So I still haven't quite finalized my reading list for Obsidian Blue and Moonlight Murder's Halloween Bingo, but I'm getting there. At least, I think I am? Anyway's, here's the tentative list so far:
Read by Candlelight -
Gallows Hill by Lois Duncan
Magical Realism -
Bone Gap by Laura Ruby
Spells of Blood and Kin by Claire Humphrey
House of Leaves by Mark Z Danielewski
Black Cat -
The Black Cat by Edgar Allen Poe
Diverse Authors -
The Girl From the Well by Rin Chupeco
Ghost/Haunted House -
The Haunting of Maddie Clare by Simone St. James
Young Adult -
The Diviners by Libba Bray
Scary Women -
We Have Always Lived in the Castle by Shirley Jackson
Read Along -
Ammie, Come Home by Barbara Michaels
The Graveyard Book by Neil Gaiman
The Sweetness at the Bottom of the Pie by Alan Bradley
The Vanishing by Wendy Webb
Creepy Crawlies -
The Shining Girls by Lauren Beukes (I don't know if there are many bugs in this, but there's a creepy looking insect on the cover so I'm hoping that counts!)
Persuasion by Jane Austen
Locked Room -
And Then There Were None by Agatha Christie
Dark and Stormy -
Devil May Care by Elizabeth Peters
New England -
Death at Woods Hole by Frances McNamara
Full Moon -
Bird Box by Josh Malerman
Sunshine by Robin McKinley
The Night Circus by Erin Morgenstern
Classic Horror -
The Turn of the Screw by Henry James
Set on Halloween -
Something Wicked This Way Comes by Ray Bradbury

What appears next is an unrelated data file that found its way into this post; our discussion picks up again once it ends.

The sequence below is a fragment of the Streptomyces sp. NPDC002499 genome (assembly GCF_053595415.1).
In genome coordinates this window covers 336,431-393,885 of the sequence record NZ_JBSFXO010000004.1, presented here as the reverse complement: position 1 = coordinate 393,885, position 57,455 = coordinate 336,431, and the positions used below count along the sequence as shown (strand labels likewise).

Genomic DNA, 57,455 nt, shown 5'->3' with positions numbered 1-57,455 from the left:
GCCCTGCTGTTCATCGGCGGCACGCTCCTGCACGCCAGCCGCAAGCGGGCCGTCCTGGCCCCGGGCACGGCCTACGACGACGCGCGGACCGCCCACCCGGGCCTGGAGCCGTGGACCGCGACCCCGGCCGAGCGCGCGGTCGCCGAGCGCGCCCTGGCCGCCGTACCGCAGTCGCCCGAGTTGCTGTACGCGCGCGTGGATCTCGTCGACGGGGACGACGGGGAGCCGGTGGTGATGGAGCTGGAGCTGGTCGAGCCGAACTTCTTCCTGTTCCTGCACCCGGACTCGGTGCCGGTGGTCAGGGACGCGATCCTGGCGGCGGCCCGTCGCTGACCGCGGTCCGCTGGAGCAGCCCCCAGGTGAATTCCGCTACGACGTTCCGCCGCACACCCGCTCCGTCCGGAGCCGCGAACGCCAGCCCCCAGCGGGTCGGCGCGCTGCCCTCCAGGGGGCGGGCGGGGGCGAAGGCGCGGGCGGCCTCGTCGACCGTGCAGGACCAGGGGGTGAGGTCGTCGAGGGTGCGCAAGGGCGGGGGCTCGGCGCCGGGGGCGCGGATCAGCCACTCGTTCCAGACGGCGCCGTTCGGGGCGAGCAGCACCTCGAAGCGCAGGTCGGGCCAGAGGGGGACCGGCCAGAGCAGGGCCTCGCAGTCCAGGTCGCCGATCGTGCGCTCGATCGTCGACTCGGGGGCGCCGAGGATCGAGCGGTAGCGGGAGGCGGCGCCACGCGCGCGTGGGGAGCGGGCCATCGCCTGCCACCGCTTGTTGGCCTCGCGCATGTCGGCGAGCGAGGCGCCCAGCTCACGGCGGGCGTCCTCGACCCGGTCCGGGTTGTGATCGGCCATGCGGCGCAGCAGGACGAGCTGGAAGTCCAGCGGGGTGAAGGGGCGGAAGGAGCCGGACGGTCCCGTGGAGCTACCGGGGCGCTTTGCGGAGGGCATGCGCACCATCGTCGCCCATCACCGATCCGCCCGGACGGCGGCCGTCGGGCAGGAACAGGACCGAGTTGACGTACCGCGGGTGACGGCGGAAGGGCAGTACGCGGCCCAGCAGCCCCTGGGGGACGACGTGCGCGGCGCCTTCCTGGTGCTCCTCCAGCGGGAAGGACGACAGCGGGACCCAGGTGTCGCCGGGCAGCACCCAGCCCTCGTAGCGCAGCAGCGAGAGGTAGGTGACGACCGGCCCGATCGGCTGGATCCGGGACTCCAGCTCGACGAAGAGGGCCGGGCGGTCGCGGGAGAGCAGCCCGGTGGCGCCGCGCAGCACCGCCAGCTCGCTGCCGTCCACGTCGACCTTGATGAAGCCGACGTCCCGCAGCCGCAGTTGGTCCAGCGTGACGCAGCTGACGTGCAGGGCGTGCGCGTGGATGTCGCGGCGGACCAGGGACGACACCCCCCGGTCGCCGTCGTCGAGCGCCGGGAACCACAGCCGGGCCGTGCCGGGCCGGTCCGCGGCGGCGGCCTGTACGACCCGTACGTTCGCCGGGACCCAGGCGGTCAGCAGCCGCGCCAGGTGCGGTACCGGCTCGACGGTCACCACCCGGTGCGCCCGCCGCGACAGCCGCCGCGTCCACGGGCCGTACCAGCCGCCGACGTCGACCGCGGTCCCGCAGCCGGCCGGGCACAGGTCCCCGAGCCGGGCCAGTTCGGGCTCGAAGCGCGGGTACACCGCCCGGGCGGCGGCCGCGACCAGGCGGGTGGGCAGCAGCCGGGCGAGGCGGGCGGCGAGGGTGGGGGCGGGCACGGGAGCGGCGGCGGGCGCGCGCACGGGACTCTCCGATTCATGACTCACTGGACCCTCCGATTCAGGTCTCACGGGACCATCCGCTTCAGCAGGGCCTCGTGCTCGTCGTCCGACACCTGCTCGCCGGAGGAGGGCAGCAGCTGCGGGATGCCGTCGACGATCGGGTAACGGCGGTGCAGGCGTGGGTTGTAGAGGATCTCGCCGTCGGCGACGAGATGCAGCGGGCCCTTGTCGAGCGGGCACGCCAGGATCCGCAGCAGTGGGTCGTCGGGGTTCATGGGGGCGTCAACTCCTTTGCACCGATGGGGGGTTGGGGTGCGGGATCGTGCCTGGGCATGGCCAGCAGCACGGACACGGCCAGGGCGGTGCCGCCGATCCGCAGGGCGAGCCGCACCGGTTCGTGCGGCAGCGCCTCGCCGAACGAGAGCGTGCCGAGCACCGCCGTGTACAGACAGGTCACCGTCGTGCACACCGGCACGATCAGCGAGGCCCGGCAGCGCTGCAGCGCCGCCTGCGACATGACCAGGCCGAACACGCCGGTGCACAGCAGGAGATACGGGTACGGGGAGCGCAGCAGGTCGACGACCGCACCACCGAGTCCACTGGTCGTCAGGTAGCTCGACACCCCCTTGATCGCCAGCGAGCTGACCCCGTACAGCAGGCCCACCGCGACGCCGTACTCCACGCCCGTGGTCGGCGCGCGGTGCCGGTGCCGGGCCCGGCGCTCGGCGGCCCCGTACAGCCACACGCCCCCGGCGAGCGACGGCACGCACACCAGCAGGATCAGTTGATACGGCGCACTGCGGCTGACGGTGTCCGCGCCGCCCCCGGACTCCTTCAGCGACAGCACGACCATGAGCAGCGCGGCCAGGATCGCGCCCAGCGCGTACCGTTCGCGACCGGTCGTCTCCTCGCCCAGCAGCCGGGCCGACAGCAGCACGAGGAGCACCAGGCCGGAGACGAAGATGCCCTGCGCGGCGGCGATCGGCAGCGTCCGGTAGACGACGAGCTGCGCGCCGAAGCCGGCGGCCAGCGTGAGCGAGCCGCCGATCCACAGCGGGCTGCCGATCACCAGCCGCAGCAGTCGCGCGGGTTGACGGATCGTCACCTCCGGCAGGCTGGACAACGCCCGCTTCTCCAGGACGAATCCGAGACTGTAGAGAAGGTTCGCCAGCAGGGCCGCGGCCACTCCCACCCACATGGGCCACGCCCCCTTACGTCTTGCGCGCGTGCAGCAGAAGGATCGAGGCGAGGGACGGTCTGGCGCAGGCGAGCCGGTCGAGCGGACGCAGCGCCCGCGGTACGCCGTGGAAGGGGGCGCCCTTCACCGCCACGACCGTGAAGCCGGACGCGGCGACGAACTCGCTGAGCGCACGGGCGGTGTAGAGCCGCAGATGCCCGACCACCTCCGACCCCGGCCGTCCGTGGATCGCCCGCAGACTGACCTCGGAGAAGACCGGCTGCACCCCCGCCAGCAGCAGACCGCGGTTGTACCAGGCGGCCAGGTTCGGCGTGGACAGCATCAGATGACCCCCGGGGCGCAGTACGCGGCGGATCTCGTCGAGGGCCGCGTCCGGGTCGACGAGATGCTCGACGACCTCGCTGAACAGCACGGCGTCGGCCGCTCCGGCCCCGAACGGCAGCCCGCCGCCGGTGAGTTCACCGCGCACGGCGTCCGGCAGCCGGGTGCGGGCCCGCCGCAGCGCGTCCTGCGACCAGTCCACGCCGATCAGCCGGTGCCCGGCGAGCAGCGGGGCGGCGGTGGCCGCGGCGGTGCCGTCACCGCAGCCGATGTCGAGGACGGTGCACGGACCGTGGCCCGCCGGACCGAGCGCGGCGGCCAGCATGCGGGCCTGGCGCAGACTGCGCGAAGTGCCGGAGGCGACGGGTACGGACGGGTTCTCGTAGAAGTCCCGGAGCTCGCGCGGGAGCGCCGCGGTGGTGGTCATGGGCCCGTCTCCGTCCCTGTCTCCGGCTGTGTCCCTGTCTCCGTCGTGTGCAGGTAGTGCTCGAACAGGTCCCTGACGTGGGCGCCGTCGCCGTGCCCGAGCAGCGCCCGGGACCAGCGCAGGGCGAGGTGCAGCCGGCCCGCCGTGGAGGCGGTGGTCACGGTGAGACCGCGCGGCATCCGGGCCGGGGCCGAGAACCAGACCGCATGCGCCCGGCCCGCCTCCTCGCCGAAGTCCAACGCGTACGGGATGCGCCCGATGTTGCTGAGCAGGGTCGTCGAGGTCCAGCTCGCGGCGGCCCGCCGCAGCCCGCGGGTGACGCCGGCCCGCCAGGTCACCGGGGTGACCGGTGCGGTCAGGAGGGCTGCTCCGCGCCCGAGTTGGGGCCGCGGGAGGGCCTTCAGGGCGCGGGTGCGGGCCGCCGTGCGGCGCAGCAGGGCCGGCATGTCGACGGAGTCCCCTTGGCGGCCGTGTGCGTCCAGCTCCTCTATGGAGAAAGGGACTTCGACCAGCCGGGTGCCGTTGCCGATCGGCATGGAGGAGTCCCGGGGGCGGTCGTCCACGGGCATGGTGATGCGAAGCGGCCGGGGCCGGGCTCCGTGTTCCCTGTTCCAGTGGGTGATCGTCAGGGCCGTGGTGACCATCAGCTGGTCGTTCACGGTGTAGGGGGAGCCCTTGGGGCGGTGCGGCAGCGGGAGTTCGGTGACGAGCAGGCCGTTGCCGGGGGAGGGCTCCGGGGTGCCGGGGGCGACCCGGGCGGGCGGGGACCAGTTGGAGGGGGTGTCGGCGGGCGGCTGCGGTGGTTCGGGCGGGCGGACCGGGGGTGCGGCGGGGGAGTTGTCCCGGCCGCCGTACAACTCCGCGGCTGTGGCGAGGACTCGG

Neverwhere is the story of Richard Mayhew, a 30 something Londoner who, through a random act of kindness, finds himself caught up in an adventure in "London Below", an alternate London that operates under it's own set of behaviours and rules (physics included). This is a pretty standard quest narrative, to be honest, featuring your typical damsel in distress, wild beastie and pursuit by second tier bad guys, so nothing really new, but it does manage to entertain as the narrative is brisk and moves well. I suspect that had I been reading the book, it likely would have come away with 3 stars. A lot of the characters feel a bit thin, the women are particularly one note, lacking much complexity, and Natalie Dormer, and Sophie Okonedo in particular, deserve a lot of credit for imbuing their characters with more depth than I suspect is apparent on the page. James McAvoy makes a very appealing Richard, which is important because Richard does occasionally come off as a bit of a twit, but I would have to say that, and this will come as no surprise to anyone who knows me, Anthony Head and David Schofield really walk away with the production. To be fair, they do have the fun parts (Mr. Croup and Valdemar, respectively). All in all, definitely an entertaining way to spend 3 hours! Thanks BBC!
When I first started reading this I was certain it was going to be a 4 star book. The writing is fun and stylish, with a sardonic wit I generally enjoy, and Chandler sure knows how to turn a phrase. Sadly, the book is also racist, homophobic and rampantly sexist. I'm sure some would argue that it's simply reflective of the time and place it was written in but frankly that's just not enough to give it a free pass for me. What a disappointment.